For those of you who may not have known, this past weekend was National Alpaca Weekend. And for those of you who may not know my girls, they cannot miss out on any type of festival that involves seeing, touching and playing with animals. So, while Daddy was off setting up his tree stand for the upcoming deer season, the three of us girls headed out for a day of fun, and lots and lots of fiber.
Our first stop was Willow Glen Farm. This absolutely gorgeous property was nearly five miles from the main highway. We followed a winding gravel road until we saw a beautifully crafted barn situated amongst the most exquisite backdrop of rolling hills and arching trees. It was a most serene dwelling for these beautiful animals that my eldest daughter called “the mini camels” (which we later found out to be kind of a true statement because alpaca are related to the lama and the camel). While at Willow Glen we had the opportunity to feed some of the male alpaca, see some baby alpaca and also purchase some lovely felted crafts.
We later made our way over to True Colors Alpaca Farm. We found this farm to be a bustling place, filled with all kinds of people wanting to see these interesting creatures. The highlight of this particular visit was the girls got to pet a tiny baby alpaca. They were in seventh heaven. Of course, once the girls pet the baby, they were ready to go. So, off we went, but not without buying some fiber to take home with us for a soon-to-come felting project.
These are the words my five year old daughter uttered when she woke up Wednesday morning and realized that the day had finally arrived…the day of the first farmer’s market of 2012!
Even though the weather threatened storms, it held off long enough for us to make an appearance. It was truly wonderful to reconnect with those farming families we hadn’t seen since the end of October. We had a chance to chat, catch up with one another, and discuss this year’s harvest. This is why I love going to the market. There are true relationships formed when you interact directly with the person who grows your food. We grow a large majority of our own food, but we still attend the market each week to interact with others in our community. To feel a part of something real.
We left the market with a tote full of rhubarb (we cannot harvest ours until next year), local honey and some delicious brick oven pizza. Who could ask for a better morning? 🙂
Saturday morning greeted me with the sound of rain pounding against the roof of our house. I couldn’t believe that, yet again, the weather was not cooperating with our planned trip. We had been arranging to visit a nearby farmstead for over six months now, but every time the day arrived, the weather was poor, the kids were sick, an unexpected errand popped up, and our trip was put on hold. But this past Saturday, despite the rain that was coming down in sheets outside the window, I decided we were just going to go for it. And I’m so very glad that we did!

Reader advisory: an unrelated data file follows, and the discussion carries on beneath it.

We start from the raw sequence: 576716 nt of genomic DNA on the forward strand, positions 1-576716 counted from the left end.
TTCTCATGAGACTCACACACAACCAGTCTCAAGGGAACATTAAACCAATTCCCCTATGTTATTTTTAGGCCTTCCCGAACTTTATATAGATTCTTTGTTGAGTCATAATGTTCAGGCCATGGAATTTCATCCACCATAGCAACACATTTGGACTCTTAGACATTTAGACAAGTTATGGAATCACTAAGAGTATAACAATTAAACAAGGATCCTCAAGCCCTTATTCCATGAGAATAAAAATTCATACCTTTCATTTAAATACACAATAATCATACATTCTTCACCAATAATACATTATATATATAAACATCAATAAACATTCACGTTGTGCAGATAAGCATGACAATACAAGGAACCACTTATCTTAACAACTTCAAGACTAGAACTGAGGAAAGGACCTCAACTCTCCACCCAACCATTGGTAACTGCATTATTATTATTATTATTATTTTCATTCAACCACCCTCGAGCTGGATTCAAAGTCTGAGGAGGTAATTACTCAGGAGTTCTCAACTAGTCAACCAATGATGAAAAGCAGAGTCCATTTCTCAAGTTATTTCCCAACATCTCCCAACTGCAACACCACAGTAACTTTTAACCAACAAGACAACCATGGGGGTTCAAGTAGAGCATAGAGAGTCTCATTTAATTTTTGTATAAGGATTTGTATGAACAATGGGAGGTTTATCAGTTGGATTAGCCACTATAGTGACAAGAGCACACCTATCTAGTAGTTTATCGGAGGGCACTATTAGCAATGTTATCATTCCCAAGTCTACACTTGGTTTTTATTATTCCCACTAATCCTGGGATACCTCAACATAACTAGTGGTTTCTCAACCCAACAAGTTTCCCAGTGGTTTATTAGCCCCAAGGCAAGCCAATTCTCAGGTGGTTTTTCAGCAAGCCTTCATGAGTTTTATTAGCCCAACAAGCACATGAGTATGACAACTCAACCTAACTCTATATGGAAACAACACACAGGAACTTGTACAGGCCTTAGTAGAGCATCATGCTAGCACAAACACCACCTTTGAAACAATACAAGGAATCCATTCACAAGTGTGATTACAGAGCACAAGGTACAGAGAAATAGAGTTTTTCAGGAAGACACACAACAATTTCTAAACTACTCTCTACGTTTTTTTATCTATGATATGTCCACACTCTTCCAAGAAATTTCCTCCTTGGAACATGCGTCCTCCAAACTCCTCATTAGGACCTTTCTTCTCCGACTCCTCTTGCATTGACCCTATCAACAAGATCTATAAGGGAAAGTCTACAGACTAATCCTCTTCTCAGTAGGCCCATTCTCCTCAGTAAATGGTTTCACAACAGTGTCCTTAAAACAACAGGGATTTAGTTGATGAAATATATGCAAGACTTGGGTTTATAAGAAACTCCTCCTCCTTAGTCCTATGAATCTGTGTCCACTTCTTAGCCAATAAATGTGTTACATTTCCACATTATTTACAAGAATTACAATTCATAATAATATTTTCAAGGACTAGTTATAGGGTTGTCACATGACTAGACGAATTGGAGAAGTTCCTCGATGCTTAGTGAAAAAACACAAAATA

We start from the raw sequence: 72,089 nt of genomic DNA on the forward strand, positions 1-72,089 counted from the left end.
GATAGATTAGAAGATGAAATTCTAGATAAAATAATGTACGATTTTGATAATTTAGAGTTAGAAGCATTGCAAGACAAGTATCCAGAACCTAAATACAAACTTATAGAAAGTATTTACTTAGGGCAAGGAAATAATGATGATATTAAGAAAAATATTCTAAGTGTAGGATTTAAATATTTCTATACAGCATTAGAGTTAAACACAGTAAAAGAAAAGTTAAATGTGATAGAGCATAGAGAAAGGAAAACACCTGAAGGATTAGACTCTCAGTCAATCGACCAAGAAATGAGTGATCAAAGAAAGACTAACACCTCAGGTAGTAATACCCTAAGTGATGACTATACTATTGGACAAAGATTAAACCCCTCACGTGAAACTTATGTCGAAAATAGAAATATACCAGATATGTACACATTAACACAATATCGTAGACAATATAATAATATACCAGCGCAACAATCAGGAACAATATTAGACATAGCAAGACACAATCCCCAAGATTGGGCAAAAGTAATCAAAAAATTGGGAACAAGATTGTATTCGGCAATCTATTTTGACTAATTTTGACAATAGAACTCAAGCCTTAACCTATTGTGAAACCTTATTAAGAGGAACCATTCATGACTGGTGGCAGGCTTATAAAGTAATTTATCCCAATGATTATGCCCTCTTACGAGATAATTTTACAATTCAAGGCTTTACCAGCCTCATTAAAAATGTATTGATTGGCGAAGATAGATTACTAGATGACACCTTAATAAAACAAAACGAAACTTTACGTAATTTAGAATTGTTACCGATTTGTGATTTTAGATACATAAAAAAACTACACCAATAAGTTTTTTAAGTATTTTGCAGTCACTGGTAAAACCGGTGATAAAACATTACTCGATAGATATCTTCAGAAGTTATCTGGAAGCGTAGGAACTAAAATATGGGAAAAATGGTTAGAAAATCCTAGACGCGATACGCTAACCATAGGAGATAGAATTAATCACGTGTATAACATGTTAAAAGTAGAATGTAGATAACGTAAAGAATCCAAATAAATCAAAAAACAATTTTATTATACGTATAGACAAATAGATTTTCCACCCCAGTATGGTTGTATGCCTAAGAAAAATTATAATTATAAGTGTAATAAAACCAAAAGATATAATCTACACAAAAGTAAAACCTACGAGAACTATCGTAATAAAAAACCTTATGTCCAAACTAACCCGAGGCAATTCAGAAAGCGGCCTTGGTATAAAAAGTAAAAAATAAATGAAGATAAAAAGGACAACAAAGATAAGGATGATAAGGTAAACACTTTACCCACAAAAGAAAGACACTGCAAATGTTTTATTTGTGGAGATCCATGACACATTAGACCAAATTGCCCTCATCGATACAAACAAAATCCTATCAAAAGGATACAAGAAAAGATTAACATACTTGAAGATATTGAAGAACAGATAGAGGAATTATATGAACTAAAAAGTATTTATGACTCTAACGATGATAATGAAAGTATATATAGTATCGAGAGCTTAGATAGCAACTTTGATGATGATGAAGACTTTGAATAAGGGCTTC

This past weekend we had the absolute pleasure of visiting the Nadig family’s farm. Although the weather was a bit chilly, the rain stopped when we arrived, and we were immediately greeted by the warmest of families we could have ever hoped to have met. This family of seven seemed to completely embrace that which is true stewardship of the land in a way that can only help to enrich the earth and everything she has to offer.
John and his wife Charlotte have a vision to “provide healthy, chemical free food to [their] children and practice what [they] consider to be godly stewardship over the land and animals under [their] care.” John visited Joel Salatin’s Polyface Farm and has adopted many of the farming practices that Salatin and his family practice in the Shenandoah Valley of Virginia.
We spent the morning walking the farm and learning a great deal from John…and three of his young children, ages eight, six and five. Let me tell you, these little ones knew more about the life cycle of plants and animals than most adults could ever hope to know in a lifetime. My girls were immediately swept up in their discussions of life on the farm and as I assumed would happen, my five year old asked if she could stay there and live with them 🙂
After what was an amazing morning, we pulled away from the farm with 35 pounds of grass fed ground beef, eggs, beautiful hand-dyed, hand-spun wool yarn, and minds filled with information and wonderful memories. Thank you Nadig family for a wonderful visit!